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ARTICLE5 November 2021

Why the EU’s environmental classification system hits Swedish companies hard 

Despite harsh criticism being directed at the EU’s taxonomy, Swedish authorities apply the classification. Companies that need government credit guarantees to restructure are now being affected. 

Photo: Ernst Henry Photography AB, Most photos

Despite harsh criticism being directed at the EU’s taxonomy, Swedish authorities apply the classification. Companies that need government credit guarantees to restructure are now being affected.

– This is creating considerable concern among Swedish businesses, says Malin Jonsson Fredriksson, Project Co-ordinator Sustainability and Infrastructure at the Confederation of Swedish Enterprise. Swedish hydropower has been treated more harshly than other renewable energy such as solar and wind power.  

The taxonomy is the EU’s list of economic activities that are considered environmentally sustainable. The idea is that the taxonomy will help the EU to achieve its goals for the Paris Agreement and the European Green Deal, the EU’s strategy for European industry to become green, digital and competitive.

Swedish Enterprise has welcomed the classification system since its inception. But as details of the technical screening criteria emerge, our concern is growing. The taxonomy is described as being technology-neutral, which means that when investment projects are selected, no requirements can be made in terms of the use of specific technologies. But from the so-called delegated acts that contain definitions for what is classified as sustainable, it is clear that different types of energy are still treated differently.

– For example, Swedish hydropower has been treated more harshly than other renewable energy such as solar and wind power, says Malin Jonsson Fredriksson.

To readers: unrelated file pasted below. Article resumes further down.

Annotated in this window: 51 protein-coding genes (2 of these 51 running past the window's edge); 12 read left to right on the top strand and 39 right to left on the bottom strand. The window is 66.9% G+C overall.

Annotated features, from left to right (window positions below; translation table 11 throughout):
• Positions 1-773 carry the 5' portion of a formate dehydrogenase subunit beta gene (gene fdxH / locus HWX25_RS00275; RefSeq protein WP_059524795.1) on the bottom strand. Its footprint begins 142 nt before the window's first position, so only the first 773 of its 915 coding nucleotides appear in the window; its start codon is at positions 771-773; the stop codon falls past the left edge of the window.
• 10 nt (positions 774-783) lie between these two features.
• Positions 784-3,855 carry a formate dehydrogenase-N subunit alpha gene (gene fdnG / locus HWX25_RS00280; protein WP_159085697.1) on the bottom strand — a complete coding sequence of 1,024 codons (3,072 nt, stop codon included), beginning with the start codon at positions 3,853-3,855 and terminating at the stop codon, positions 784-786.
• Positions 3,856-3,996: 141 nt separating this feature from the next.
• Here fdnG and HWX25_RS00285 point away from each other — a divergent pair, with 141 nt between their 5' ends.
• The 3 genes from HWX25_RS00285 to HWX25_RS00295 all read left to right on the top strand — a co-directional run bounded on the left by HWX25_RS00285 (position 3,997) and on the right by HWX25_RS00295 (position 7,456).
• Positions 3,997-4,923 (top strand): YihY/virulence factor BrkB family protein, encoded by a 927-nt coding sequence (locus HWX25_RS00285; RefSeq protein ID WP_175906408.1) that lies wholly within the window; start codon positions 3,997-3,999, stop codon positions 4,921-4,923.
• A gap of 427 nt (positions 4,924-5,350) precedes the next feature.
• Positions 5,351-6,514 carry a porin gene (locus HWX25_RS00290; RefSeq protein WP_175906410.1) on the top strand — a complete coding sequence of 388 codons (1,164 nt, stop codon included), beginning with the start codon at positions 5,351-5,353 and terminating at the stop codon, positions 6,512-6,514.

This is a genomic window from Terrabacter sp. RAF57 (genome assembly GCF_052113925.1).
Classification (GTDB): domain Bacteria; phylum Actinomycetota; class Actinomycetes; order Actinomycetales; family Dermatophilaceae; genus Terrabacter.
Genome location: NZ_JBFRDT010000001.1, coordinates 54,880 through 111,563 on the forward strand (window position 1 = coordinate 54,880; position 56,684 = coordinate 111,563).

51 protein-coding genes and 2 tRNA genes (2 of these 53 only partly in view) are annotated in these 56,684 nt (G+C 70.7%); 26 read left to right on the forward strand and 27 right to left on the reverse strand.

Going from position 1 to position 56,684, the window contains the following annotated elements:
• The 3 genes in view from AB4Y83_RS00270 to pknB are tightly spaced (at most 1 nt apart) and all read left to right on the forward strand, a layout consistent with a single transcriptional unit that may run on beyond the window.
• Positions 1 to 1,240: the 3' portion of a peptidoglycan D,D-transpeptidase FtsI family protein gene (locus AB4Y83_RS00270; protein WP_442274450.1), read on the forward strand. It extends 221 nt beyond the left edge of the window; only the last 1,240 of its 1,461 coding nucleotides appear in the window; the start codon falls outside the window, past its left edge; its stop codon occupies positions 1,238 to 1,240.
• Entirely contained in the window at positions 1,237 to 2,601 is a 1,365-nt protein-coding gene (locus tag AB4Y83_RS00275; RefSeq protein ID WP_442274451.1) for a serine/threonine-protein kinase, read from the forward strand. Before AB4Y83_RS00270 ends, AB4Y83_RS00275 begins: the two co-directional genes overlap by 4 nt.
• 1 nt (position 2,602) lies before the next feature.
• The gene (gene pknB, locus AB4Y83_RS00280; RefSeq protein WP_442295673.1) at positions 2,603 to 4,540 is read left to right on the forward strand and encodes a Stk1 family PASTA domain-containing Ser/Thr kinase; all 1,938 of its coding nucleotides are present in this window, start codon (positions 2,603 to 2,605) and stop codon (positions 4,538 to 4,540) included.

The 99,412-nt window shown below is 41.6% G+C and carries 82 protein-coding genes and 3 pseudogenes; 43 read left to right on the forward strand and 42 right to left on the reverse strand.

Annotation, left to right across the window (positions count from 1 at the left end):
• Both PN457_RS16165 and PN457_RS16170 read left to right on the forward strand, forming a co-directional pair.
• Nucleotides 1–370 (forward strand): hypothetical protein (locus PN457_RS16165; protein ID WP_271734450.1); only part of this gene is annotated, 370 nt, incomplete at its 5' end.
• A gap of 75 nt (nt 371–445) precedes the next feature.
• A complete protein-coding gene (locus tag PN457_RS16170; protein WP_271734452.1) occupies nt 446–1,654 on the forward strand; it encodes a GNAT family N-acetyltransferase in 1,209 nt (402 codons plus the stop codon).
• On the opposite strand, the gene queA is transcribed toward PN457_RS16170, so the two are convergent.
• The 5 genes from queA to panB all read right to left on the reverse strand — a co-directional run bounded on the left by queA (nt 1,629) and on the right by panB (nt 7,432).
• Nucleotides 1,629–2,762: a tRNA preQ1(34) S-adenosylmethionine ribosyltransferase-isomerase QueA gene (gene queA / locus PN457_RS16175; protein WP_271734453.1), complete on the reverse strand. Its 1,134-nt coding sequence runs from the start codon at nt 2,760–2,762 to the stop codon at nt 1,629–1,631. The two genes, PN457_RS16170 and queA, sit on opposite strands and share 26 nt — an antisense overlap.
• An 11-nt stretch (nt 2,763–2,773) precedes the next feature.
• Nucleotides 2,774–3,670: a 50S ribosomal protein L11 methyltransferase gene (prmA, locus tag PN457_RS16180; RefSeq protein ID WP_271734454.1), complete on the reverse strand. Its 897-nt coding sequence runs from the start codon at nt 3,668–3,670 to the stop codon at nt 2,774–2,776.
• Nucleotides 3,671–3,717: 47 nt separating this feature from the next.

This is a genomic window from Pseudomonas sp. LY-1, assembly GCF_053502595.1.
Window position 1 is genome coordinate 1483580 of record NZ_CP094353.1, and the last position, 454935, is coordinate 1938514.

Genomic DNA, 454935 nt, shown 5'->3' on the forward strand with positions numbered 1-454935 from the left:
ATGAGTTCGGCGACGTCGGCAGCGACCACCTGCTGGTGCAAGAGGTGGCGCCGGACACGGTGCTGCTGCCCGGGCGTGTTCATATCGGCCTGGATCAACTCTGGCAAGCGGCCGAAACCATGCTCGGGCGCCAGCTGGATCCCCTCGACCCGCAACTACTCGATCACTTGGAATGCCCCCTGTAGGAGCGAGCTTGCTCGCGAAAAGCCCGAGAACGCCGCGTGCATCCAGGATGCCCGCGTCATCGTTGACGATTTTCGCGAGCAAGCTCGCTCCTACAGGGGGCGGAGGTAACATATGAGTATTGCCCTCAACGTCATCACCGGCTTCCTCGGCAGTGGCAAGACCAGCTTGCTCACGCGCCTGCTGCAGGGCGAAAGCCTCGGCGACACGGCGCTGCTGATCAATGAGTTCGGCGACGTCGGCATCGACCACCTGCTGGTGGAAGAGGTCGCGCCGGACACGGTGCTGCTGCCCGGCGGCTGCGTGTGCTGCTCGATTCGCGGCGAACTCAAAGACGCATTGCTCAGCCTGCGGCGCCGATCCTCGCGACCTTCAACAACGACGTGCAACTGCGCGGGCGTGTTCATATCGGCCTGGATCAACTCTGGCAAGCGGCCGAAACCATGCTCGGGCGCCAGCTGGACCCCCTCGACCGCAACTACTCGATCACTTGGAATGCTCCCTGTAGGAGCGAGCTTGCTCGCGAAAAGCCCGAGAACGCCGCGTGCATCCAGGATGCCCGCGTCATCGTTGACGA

Furthermore, nuclear power has been removed from the list of fossil-free production techniques and is instead grouped together with natural gas and agriculture in a separate process. Swedish Enterprise cites a report from the EU’s Joint Research Centre, which confirms that there is no research-based evidence that nuclear energy does more harm to human health or the environment than other fossil-free types of production.

– Nuclear power should have been included in the common acts. We want to see nuclear power to be wholly considered in a technically neutral way. Nuclear power is extremely important to the composition of Sweden’s energy supply – now and in the future – so it’s very unfortunate that nuclear power has not been included. Technology neutrality has been abandoned in this instance, says Malin Jonsson Fredriksson.

In its budget bill, the Swedish government proposes the extension of green credit guarantees. This means that companies that need to invest to restructure can seek financial support from the state to shoulder part of the risk for loans from credit institutions. The proposal will see the gradual increase of the guarantee framework from SEK 15 billion today to SEK 80 billion in 2024.

The taxonomy may make the climate transition harder

Swedish Enterprise supports credit guarantees that facilitate the investment that is vital for the sustainability and competitiveness of Swedish industry. However, we also caution that the taxonomy may make the climate transition harder. The Swedish National Debt Office has decided to assess which companies will receive credit guarantees in accordance with the taxonomy regulations.

– Unfortunately, the taxonomy is both incomplete and untested. This risks acting against the Swedish approach to achieve a fossil-free society because key parts of the Swedish energy supply mix, such as hydropower, are defined more stringently or are not yet classified as nuclear power, says Malin Jonsson Fredriksson.

Swedish Enterprise is also concerned that the flawed taxonomy regulations risk spreading to other areas. A concrete example of this is that Sweden’s export credit agency, (EKN), which is to process smaller credit guarantee applications from export companies, has said that it will also use the taxonomy in its assessments.

– This creates considerable concern and uncertainty for Swedish business. The process of drafting the regulation has also lacked transparency. Business has had extremely limited opportunity to share their expert knowledge, and this has deteriorated further in the ongoing process of developing technical screening criteria for the Taxonomy’s last four environmental goals. This risks undermining the taxonomy’s legitimacy and genuine sustainability benefits, says Malin Jonsson Fredriksson.

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Publisher and editor-in-chief Anna Dalqvist